declared in the rules, it is denied access.
Example 25.5, “slapd.conf: Example for Access Control” shows an example of a simple access control that can be arbitrarily developed using regular expressions.
Example 25.5. slapd.conf: Example for Access Control
access to dn.regex="ou=([^,]+),dc=suse,dc=de" by dn.regex="cn=administrator,ou=$1,dc=suse,dc=de" write by user read by * none
This rule declares that only its respective administrator has write
access to an individual
ou entry. All other
authenticated users have read access and the rest of the world has no
|Establishing Access Rules|
If there is no
Apart from the possibility to administer access permissions with
the central server configuration file (
there is access control information (ACI). ACI allows storage of the access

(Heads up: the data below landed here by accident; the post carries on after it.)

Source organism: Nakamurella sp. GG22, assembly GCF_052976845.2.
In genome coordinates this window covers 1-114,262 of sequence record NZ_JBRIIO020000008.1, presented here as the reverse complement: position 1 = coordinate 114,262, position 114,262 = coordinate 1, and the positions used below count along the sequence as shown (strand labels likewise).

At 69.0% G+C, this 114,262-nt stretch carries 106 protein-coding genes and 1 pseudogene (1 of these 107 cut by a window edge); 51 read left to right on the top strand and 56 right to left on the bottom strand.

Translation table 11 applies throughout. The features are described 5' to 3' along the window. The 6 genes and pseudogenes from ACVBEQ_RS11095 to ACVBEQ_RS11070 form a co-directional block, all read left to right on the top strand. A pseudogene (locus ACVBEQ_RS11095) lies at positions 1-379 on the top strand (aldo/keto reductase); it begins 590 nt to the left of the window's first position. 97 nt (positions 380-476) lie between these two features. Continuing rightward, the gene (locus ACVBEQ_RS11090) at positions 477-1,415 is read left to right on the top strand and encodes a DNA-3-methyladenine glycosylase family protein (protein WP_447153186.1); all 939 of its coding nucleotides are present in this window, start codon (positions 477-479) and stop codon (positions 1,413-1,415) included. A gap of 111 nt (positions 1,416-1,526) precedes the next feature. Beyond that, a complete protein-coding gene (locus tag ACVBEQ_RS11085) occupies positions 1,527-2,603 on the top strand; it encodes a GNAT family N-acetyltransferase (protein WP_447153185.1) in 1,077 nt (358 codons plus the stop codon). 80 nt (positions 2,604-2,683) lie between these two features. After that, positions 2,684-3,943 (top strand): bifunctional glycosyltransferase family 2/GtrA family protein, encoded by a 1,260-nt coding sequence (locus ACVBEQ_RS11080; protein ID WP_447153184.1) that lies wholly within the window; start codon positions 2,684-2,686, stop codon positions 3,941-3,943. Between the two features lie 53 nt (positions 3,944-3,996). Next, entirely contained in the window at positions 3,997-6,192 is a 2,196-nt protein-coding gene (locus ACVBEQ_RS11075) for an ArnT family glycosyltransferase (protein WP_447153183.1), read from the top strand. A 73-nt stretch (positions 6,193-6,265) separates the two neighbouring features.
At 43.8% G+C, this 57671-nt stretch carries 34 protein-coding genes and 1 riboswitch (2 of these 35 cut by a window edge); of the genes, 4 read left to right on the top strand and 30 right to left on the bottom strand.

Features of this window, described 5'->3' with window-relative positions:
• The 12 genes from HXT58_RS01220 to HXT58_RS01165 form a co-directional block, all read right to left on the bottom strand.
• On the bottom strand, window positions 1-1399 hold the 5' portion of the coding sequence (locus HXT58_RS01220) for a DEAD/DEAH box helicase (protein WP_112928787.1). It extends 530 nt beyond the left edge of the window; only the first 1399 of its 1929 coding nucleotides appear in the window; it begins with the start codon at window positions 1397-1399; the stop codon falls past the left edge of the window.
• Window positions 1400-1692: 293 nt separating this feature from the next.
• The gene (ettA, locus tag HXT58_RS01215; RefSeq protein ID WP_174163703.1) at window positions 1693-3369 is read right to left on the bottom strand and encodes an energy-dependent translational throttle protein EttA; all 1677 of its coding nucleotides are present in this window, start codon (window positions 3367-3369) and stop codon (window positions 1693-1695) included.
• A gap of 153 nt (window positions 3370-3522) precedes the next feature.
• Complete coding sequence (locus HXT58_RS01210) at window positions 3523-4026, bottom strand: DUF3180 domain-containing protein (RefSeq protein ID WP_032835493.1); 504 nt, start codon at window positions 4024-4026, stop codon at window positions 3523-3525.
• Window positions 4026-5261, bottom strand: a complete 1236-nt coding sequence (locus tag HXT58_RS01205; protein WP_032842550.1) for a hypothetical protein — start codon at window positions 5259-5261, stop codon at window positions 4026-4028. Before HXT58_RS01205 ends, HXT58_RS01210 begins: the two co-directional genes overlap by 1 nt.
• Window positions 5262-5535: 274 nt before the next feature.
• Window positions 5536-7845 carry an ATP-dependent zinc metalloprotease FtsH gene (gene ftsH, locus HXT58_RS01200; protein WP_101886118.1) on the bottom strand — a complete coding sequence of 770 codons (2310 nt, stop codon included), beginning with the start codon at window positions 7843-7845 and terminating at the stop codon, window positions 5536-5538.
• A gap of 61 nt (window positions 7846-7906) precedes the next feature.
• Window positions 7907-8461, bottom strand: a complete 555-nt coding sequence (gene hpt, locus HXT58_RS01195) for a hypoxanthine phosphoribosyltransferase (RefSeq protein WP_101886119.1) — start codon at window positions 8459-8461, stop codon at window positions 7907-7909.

information for individual objects within the LDAP tree. This type of
access control is not yet common and is still considered experimental by
the developers. Refer to http://www.openldap.org/faq/data/cache/758.html for
Example 25.6. slapd.conf: Database-Specific Directives
database bdb checkpoint 1024 5 cachesize 10000 suffix "dc=suse,dc=de" rootdn "cn=admin,dc=suse,dc=de" # Cleartext passwords, especially for the rootdn, should # be avoided. See slappasswd(8) and slapd.conf(5) for details. # Use of strong authentication encouraged. rootpw secret # The database directory MUST exist prior to running slapd AND # should only be accessible by the slapd/tools. Mode 700 recommended. directory /var/lib/ldap # Indices to maintain index objectClass eq
The type of database, a Berkeley database in this case, is determined
in the first line of this section (see Example 25.6, “slapd.conf: Database-Specific Directives”).